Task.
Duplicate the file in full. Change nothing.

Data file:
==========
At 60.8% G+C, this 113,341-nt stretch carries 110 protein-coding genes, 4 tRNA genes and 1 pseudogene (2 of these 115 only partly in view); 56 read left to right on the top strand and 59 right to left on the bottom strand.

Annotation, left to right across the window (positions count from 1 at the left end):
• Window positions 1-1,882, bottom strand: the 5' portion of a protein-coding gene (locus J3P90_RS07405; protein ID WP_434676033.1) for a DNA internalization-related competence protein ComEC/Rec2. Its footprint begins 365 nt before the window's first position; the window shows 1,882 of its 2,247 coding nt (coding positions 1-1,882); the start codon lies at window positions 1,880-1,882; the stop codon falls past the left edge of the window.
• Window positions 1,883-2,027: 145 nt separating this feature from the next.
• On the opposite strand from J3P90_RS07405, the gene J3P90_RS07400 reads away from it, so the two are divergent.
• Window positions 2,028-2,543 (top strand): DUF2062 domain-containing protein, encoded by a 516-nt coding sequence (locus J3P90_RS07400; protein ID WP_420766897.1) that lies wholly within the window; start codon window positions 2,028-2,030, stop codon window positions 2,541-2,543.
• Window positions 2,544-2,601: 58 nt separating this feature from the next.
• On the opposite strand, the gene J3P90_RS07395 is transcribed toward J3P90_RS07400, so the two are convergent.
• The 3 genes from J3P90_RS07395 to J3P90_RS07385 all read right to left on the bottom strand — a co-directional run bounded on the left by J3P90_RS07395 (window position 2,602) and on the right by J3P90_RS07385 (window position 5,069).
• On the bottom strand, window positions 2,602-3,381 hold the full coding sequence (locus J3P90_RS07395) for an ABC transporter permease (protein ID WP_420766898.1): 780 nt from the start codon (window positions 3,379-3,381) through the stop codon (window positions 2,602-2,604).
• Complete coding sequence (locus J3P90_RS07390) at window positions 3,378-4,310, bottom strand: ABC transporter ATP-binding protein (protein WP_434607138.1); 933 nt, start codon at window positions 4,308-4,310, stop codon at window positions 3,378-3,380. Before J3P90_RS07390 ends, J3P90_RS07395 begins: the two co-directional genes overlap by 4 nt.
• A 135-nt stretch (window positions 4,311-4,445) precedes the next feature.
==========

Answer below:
At 60.8% G+C, this 113,341-nt stretch carries 110 protein-coding genes, 4 tRNA genes and 1 pseudogene (2 of these 115 only partly in view); 56 read left to right on the top strand and 59 right to left on the bottom strand.

Annotation, left to right across the window (positions count from 1 at the left end):
• Window positions 1-1,882, bottom strand: the 5' portion of a protein-coding gene (locus J3P90_RS07405; protein ID WP_434676033.1) for a DNA internalization-related competence protein ComEC/Rec2. Its footprint begins 365 nt before the window's first position; the window shows 1,882 of its 2,247 coding nt (coding positions 1-1,882); the start codon lies at window positions 1,880-1,882; the stop codon falls past the left edge of the window.
• Window positions 1,883-2,027: 145 nt separating this feature from the next.
• On the opposite strand from J3P90_RS07405, the gene J3P90_RS07400 reads away from it, so the two are divergent.
• Window positions 2,028-2,543 (top strand): DUF2062 domain-containing protein, encoded by a 516-nt coding sequence (locus J3P90_RS07400; protein ID WP_420766897.1) that lies wholly within the window; start codon window positions 2,028-2,030, stop codon window positions 2,541-2,543.
• Window positions 2,544-2,601: 58 nt separating this feature from the next.
• On the opposite strand, the gene J3P90_RS07395 is transcribed toward J3P90_RS07400, so the two are convergent.
• The 3 genes from J3P90_RS07395 to J3P90_RS07385 all read right to left on the bottom strand — a co-directional run bounded on the left by J3P90_RS07395 (window position 2,602) and on the right by J3P90_RS07385 (window position 5,069).
• On the bottom strand, window positions 2,602-3,381 hold the full coding sequence (locus J3P90_RS07395) for an ABC transporter permease (protein ID WP_420766898.1): 780 nt from the start codon (window positions 3,379-3,381) through the stop codon (window positions 2,602-2,604).
• Complete coding sequence (locus J3P90_RS07390) at window positions 3,378-4,310, bottom strand: ABC transporter ATP-binding protein (protein WP_434607138.1); 933 nt, start codon at window positions 4,308-4,310, stop codon at window positions 3,378-3,380. Before J3P90_RS07390 ends, J3P90_RS07395 begins: the two co-directional genes overlap by 4 nt.
• A 135-nt stretch (window positions 4,311-4,445) precedes the next feature.